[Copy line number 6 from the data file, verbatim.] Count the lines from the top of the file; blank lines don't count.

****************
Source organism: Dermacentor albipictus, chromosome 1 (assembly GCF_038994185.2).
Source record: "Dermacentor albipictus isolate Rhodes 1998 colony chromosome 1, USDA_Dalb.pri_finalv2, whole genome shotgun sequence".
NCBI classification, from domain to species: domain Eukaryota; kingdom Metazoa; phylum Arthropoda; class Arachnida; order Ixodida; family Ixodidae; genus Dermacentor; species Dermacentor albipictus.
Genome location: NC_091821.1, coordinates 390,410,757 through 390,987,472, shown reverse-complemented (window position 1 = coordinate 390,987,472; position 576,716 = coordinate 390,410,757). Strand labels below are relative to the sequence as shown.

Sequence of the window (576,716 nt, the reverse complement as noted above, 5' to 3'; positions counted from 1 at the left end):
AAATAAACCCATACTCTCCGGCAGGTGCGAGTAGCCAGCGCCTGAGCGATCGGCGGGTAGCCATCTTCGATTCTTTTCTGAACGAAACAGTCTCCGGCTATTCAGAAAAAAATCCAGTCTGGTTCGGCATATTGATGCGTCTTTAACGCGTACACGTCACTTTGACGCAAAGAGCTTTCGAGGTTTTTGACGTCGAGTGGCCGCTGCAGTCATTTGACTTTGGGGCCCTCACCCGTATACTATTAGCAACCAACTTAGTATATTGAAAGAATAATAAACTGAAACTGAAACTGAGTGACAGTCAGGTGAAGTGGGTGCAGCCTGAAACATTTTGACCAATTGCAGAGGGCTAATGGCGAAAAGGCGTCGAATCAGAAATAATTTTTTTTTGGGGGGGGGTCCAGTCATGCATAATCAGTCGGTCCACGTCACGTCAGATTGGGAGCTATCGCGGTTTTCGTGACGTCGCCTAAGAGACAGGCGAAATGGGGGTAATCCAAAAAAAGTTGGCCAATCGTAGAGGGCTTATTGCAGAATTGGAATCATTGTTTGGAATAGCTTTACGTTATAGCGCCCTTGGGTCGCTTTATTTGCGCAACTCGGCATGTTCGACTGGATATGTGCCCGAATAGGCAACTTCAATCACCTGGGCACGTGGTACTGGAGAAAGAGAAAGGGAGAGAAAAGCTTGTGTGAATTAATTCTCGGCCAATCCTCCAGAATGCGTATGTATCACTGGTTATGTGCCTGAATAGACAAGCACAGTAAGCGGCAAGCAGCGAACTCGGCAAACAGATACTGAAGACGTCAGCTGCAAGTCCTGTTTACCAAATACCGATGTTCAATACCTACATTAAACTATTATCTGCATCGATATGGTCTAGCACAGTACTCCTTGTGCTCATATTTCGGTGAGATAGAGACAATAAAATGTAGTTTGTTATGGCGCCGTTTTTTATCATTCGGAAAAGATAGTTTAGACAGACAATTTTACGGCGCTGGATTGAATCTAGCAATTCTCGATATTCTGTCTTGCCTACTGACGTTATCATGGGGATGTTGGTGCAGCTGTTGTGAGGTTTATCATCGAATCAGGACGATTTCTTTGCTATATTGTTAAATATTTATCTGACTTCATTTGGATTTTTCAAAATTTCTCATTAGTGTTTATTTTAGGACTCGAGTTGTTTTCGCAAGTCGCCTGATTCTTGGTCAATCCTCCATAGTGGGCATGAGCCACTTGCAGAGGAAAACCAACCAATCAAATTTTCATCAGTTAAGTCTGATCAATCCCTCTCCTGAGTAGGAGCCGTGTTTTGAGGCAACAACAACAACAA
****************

AAATAAACCCATACTCTCCGGCAGGTGCGAGTAGCCAGCGCCTGAGCGATCGGCGGGTAGCCATCTTCGATTCTTTTCTGAACGAAACAGTCTCCGGCTATTCAGAAAAAAATCCAGTCTGGTTCGGCATATTGATGCGTCTTTAACGCGTACACGTCACTTTGACGCAAAGAGCTTTCGAGGTTTTTGACGTCGAGTGGCCGCTGCAGTCATTTGACTTTGGGGCCCTCACCCGTATACTATTAGCAACCAACTTAGTATATTGAAAGAATAATAAACTGAAACTGAAACTGAGTGACAGTCAGGTGAAGTGGGTGCAGCCTGAAACATTTTGACCAATTGCAGAGGGCTAATGGCGAAAAGGCGTCGAATCAGAAATAATTTTTTTTTGGGGGGGGGTCCAGTCATGCATAATCAGTCGGTCCACGTCACGTCAGATTGGGAGCTATCGCGGTTTTCGTGACGTCGCCTAAGAGACAGGCGAAATGGGGGTAATCCAAAAAAAGTTGGCCAATCGTAGAGGGCTTATTGCAGAATTGGAATCATTGTTTGGAATAGCTTTACGTTATAGCGCCCTTGGGTCGCTTTATTTGCGCAACTCGGCATGTTCGACTGGATATGTGCCCGAATAGGCAACTTCAATCACCTGGGCACGTGGTACTGGAGAAAGAGAAAGGGAGAGAAAAGCTTGTGTGAATTAATTCTCGGCCAATCCTCCAGAATGCGTATGTATCACTGGTTATGTGCCTGAATAGACAAGCACAGTAAGCGGCAAGCAGCGAACTCGGCAAACAGATACTGAAGACGTCAGCTGCAAGTCCTGTTTACCAAATACCGATGTTCAATACCTACATTAAACTATTATCTGCATCGATATGGTCTAGCACAGTACTCCTTGTGCTCATATTTCGGTGAGATAGAGACAATAAAATGTAGTTTGTTATGGCGCCGTTTTTTATCATTCGGAAAAGATAGTTTAGACAGACAATTTTACGGCGCTGGATTGAATCTAGCAATTCTCGATATTCTGTCTTGCCTACTGACGTTATCATGGGGATGTTGGTGCAGCTGTTGTGAGGTTTATCATCGAATCAGGACGATTTCTTTGCTATATTGTTAAATATTTATCTGACTTCATTTGGATTTTTCAAAATTTCTCATTAGTGTTTATTTTAGGACTCGAGTTGTTTTCGCAAGTCGCCTGATTCTTGGTCAATCCTCCATAGTGGGCATGAGCCACTTGCAGAGGAAAACCAACCAATCAAATTTTCATCAGTTAAGTCTGATCAATCCCTCTCCTGAGTAGGAGCCGTGTTTTGAGGCAACAACAACAACAA